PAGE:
Figure 12.2: Choosing any two of the shaded pixels causes asymmetry.

    If we had instead chosen to take all four boundary points, we would have a nice symmetrical figure. However, since this figure is symmetrical about a whole pixel, it is one pixel wider than it ought to be. The problem with this can be seen clearly in Figure 12.3 if we attempt to draw a rectangle and circle overlaid with the following code: [annotate]

    (defun draw-test (medium radius)
      (draw-circle* medium 0 0 radius :ink +foreground-ink+)
      (draw-rectangle* medium (- radius) (- radius) (+ radius) (+ radius)
                       :ink +flipping-ink+))

    Figure 12.3: Two forms of a circle inscribed in a rectangle.

    It is for this reason that we choose to have the decision point at the center of the pixel. This draws circles that look like the one in Figure 12.4. It is this shape that CLIM implementations should attempt to draw. [annotate]

    Figure 12.4: An aesthetically pleasing circle.

    A consequence of these rendering conventions is that, when the start or end coordinate (minus 1/2 the line thickness, if the shape is a path) is not an integer, then rendering is not symmetric under reflection transformations. Thus to correctly and portably draw an outline of thickness 1 around a (rectilinear) rectangular area with integral coordinates, the outline path must have half-integral coordinates. Drawing rectilinear areas whose boundaries are not on pixel boundaries cannot be guaranteed to be portable. Another way to say the same thing is that the "control points" for a rectangular area are at the corners, while the control points for a rectilinear path are in the center of the path, not at the corners. Therefore, in order for a path and an area to abut seamlessly, the coordinates of the path must be offset from the coordinates of the area by half the path's thickness. [annotate]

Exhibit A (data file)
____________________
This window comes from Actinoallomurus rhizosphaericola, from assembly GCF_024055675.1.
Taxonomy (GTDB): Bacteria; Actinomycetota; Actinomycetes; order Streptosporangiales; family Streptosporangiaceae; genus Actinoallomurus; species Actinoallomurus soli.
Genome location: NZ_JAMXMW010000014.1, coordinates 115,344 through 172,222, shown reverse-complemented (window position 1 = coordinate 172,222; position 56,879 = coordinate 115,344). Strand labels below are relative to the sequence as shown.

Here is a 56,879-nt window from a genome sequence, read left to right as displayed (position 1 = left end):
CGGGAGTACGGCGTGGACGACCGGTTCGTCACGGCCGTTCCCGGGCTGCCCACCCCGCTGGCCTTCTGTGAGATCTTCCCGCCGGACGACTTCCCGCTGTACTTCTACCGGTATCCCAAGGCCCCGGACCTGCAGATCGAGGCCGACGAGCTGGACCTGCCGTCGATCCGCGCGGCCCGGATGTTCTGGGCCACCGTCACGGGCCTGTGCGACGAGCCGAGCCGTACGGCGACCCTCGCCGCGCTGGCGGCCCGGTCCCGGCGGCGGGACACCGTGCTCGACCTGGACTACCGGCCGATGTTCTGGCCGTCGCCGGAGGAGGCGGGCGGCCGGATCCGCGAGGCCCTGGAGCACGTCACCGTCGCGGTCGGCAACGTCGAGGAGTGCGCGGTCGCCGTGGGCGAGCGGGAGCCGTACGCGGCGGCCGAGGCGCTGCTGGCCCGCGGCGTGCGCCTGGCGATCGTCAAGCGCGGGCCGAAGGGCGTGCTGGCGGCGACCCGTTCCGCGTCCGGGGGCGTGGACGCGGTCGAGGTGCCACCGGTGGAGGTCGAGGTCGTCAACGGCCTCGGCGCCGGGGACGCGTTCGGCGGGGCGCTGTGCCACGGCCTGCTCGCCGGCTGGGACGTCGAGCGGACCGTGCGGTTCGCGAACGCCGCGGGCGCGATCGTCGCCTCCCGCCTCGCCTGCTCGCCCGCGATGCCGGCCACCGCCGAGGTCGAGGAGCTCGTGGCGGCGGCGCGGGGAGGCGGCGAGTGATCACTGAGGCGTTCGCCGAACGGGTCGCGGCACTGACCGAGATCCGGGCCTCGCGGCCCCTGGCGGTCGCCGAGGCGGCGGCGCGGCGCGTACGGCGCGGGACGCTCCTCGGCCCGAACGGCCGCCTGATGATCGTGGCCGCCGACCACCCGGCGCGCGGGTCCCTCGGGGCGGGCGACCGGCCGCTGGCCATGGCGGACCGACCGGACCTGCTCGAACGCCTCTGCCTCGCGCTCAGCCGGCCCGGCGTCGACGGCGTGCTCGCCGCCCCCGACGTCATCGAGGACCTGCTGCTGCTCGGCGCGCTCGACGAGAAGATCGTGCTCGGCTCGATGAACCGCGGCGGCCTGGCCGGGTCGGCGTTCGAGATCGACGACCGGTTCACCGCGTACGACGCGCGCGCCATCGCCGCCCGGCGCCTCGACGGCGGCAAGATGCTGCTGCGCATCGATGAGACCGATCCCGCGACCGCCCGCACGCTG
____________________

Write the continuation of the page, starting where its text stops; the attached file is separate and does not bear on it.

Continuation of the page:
12.4.1 Permissible Alternatives During Rendering

    Some platforms may distinguish between lines of the minimum thinness from lines that are thicker than that. The two rasterizations depicted in Figure 12.5 are both perfectly reasonable rasterizations of tilted lines that are a single device unit wide. The right-hand line is drawn as a tilted rectangle, the left as the "thinnest visible" line. [annotate]

    Figure 12.5: Two examples of lines of thickness 1.

    For thick lines, a platform may choose to draw the exact tilted fractional rectangle, or the coordinates of that rectangle might be rounded so that it is distorted into another polygonal shape. The latter case may be prove to be faster on some platforms. The two rasterizations depicted in Figure 12.6 are both reasonable. [annotate]

    Figure 12.6: Two examples of lines of thickness 2.

    The decision about which side of the shape to take when a boundary line passes through the decision point is made arbitrarily, although we have chosen to be compatible with the X11 definition. This is not necessarily the most convenient decision. The main problem with this is illustrated by the case of a horizontal line (see Figure 12.7). Our definition chooses to draw the rectangular slice above the coordinates, since those pixels are the ones whose centers have the figure immediately above them. This definition makes it simpler to draw rectilinear borders around rectilinear areas. [annotate]

    Figure 12.7: Two possible definitions of horizontal lines. Left figure is X11 definition.